This week, around 130 of the world's most rich and powerful figures will gather at the top-secret Bilderberg conference in Dresden, Germany.
The four-day event runs from Thursday until Sunday, and is an annual opportunity for those from the banking, academic, political and business worlds to mingle confidentially.
No agendas, resolutions, votes or policy statements are made as a result of the conference, but some criticise it as an opportunity for a global elite to come together and decide on actions that affect the lives of billions of people.
Prominent figures, such as Ryanair's Michael O'Leary, ex-CIA chief David Petraeus and the Dutch King are among those on the guestlist.
But ten Brits have also been invited. Here's who they are and why Bilderberg is so interested in having their ears:
Marcus Agius is chair of the British Banker Association, a trade group which lobbies on behalf of its members.
Among those banks it represents are HSBC, JP Morgan, Lloyds and the Bank of India.
In 2012, the association was stripped of its role as the rate setter for Libor, one of the fundamental standards for global financial markets.
Agius is also a former group chair of Barclays and sits as a non-executive board director on the BBC Executive Board.
A former BP non-executive director, Scottish-born Douglas Flint is a specialist in multinational financial reporting and treasury operations.
He is now group chair of HSBC, a position he earned after a boardroom battle back in 2010 and is a regular at Bilderberg.
Flint is thought to have attended five of the last six top secret conferences.
From the House of Commons, Labour MP Helen Goodman is also on the confirmed guest-list for this year's event.
She has served in numerous briefs in government, including the Treasury and Department for Work and Pensions.
2016 will be the Labour MP's first time at Bilderberg.
She memorably came under fire last year for tweeting a “bizarre” criticism of health secretary Jeremy Hunt’s wife
The MP for Bishop Auckland wrote: “If China is so great, why did @Jeremy_Hunt ‘s wife come to England?”
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Sir John Sawers was chief of MI6 for five years, before moving into offering strategy advice to governments across the world.
The 60-year-old Warwickshire-born businessman was formerly a foreign affairs adviser to prime minister Tony Blair.
He worked on the Northern Ireland peace process, helping broker and implement the Good Friday Agreement, and also headed up a review into Iraq that considered regime change in 2001, two years before the decision to go to war.
Guy Standing is a University of London professor, and founder of the Basic Income Earth Network, an NGO promoting basic income as a right.
He has held a number of senior academic positions, including at at the universities of Bath and Monash (in Melbourne, Australia).
Professor Standing has previously declared universal basic income a "21st century economic right" and wrote in a book published in 2011 that globalisation was to blame for pushing more workers into a new social class - the precariat.
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Zanny Minton Beddoes is the editor-in-chief of The Economist, and as such is considered one of the most influential voices in financial journalism.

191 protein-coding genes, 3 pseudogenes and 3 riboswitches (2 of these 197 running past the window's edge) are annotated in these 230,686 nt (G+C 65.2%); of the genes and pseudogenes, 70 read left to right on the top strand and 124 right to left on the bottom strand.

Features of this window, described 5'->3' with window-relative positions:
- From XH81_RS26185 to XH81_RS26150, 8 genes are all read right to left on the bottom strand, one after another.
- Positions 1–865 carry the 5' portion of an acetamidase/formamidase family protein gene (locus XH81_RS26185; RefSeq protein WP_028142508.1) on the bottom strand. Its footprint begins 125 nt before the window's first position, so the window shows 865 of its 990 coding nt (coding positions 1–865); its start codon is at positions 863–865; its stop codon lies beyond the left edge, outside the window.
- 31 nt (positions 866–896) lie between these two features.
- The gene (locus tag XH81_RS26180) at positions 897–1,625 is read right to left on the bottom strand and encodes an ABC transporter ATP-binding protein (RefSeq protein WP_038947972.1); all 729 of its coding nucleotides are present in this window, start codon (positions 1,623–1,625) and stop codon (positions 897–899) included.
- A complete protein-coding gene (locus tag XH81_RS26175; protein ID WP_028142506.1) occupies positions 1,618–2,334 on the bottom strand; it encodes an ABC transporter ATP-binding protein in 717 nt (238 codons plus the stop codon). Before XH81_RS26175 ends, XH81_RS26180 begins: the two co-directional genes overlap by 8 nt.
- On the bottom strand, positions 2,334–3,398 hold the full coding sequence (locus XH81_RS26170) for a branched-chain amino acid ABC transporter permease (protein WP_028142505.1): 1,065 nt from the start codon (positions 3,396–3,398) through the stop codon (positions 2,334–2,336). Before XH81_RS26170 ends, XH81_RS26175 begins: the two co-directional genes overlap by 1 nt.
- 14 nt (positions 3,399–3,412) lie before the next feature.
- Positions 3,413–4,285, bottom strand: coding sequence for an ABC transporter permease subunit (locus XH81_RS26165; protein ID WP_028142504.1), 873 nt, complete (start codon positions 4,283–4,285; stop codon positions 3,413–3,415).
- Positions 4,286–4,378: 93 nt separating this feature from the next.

The publication's first woman editor, Beddoes earned a degree in PPE from Oxford before winning a Kennedy Scholarship at Harvard University,
She attended Bilderberg in 2015.
A former diplomat, John Kerr is deputy chair of energy giant Scottish Power and also sits as a crossbench peer in the House of Lords.
The Highland-born magnate was principal private secretary to two Conservative chancellor's under Thatcher - Sir Geoffrey Howe and Nigel Lawson.
Lord Kerr is 74 and also chairs the pro-EU Centre for European Reform.
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Baroness Dido Harding is telecoms firm TalkTalk's CEO and sits in the House of Lords on the Conservative benches.
In 2014, she was crowned as one of the ten most influential women in the BBC Woman's Hour Power List.
She is one of only a handful of female chief executives of FTSE 250 companies, and was previously managing director at Thomas Cook.
Martin Wolf is the Financial Times' chief economics commentator. He was awarded with a CBE in 2000 “for services to financial journalism”.
He has been a forum fellow at the annual meeting of the World Economic Forum in Davos since 1999 and was previously a member on the Coalition government's Independent Commission on Banking.
Born in 1946, Wolf was described by Prospect magazine as "the Anglosphere's most influential finance journalist".
One of the youngest bunch of Britons attending Bilderberg this year, Demis Hassabis is an Artificial Intelligence researcher and gamer.
Of Cypriot-descent, the London-born neuroscientist has a double first from Cambridge in computing.
In 2010, he co-founded DeepMind, a machine learning startup. His company was acquired by Google just two years later for a reported £400 million.
He is now vice-president of engineering there and leads AI projects.
Previous attendees at the secret conference include David Cameron, George Osborne and ex-shadow chancellor Ed Balls.
The conference is usually picketed by protestors, often dubbed conspiracy theorists, who believe it is largely a lobbying event that yields no transparency over what discussions take place and how politicians' decisions will affect policy in countries across the globe.
Officially, the Bilderberg group bills itself as designed to "foster dialogue between Europe and North America".
The group's 2013 conference was held in Watford, North London.